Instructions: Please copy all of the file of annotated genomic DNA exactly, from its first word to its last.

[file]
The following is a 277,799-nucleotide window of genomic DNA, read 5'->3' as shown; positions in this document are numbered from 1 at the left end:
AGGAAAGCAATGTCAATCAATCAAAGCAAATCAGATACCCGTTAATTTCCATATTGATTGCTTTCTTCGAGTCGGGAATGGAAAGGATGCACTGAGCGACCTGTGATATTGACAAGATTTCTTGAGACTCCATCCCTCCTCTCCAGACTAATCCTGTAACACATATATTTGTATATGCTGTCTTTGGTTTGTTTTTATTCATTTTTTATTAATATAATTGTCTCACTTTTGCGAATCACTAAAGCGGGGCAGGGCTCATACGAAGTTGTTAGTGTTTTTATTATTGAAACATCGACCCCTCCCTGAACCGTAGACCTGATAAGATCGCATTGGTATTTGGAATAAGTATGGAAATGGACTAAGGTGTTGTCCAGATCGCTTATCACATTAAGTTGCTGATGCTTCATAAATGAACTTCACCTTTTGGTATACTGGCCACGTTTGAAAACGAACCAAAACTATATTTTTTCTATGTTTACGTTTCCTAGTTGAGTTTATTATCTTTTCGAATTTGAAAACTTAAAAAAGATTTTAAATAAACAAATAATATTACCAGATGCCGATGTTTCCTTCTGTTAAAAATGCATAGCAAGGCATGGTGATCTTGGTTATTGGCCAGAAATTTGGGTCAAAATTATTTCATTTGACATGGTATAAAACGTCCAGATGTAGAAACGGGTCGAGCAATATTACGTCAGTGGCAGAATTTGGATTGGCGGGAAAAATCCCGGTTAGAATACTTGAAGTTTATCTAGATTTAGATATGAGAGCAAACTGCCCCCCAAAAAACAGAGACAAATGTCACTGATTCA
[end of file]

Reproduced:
The following is a 277,799-nucleotide window of genomic DNA, read 5'->3' as shown; positions in this document are numbered from 1 at the left end:
AGGAAAGCAATGTCAATCAATCAAAGCAAATCAGATACCCGTTAATTTCCATATTGATTGCTTTCTTCGAGTCGGGAATGGAAAGGATGCACTGAGCGACCTGTGATATTGACAAGATTTCTTGAGACTCCATCCCTCCTCTCCAGACTAATCCTGTAACACATATATTTGTATATGCTGTCTTTGGTTTGTTTTTATTCATTTTTTATTAATATAATTGTCTCACTTTTGCGAATCACTAAAGCGGGGCAGGGCTCATACGAAGTTGTTAGTGTTTTTATTATTGAAACATCGACCCCTCCCTGAACCGTAGACCTGATAAGATCGCATTGGTATTTGGAATAAGTATGGAAATGGACTAAGGTGTTGTCCAGATCGCTTATCACATTAAGTTGCTGATGCTTCATAAATGAACTTCACCTTTTGGTATACTGGCCACGTTTGAAAACGAACCAAAACTATATTTTTTCTATGTTTACGTTTCCTAGTTGAGTTTATTATCTTTTCGAATTTGAAAACTTAAAAAAGATTTTAAATAAACAAATAATATTACCAGATGCCGATGTTTCCTTCTGTTAAAAATGCATAGCAAGGCATGGTGATCTTGGTTATTGGCCAGAAATTTGGGTCAAAATTATTTCATTTGACATGGTATAAAACGTCCAGATGTAGAAACGGGTCGAGCAATATTACGTCAGTGGCAGAATTTGGATTGGCGGGAAAAATCCCGGTTAGAATACTTGAAGTTTATCTAGATTTAGATATGAGAGCAAACTGCCCCCCAAAAAACAGAGACAAATGTCACTGATTCA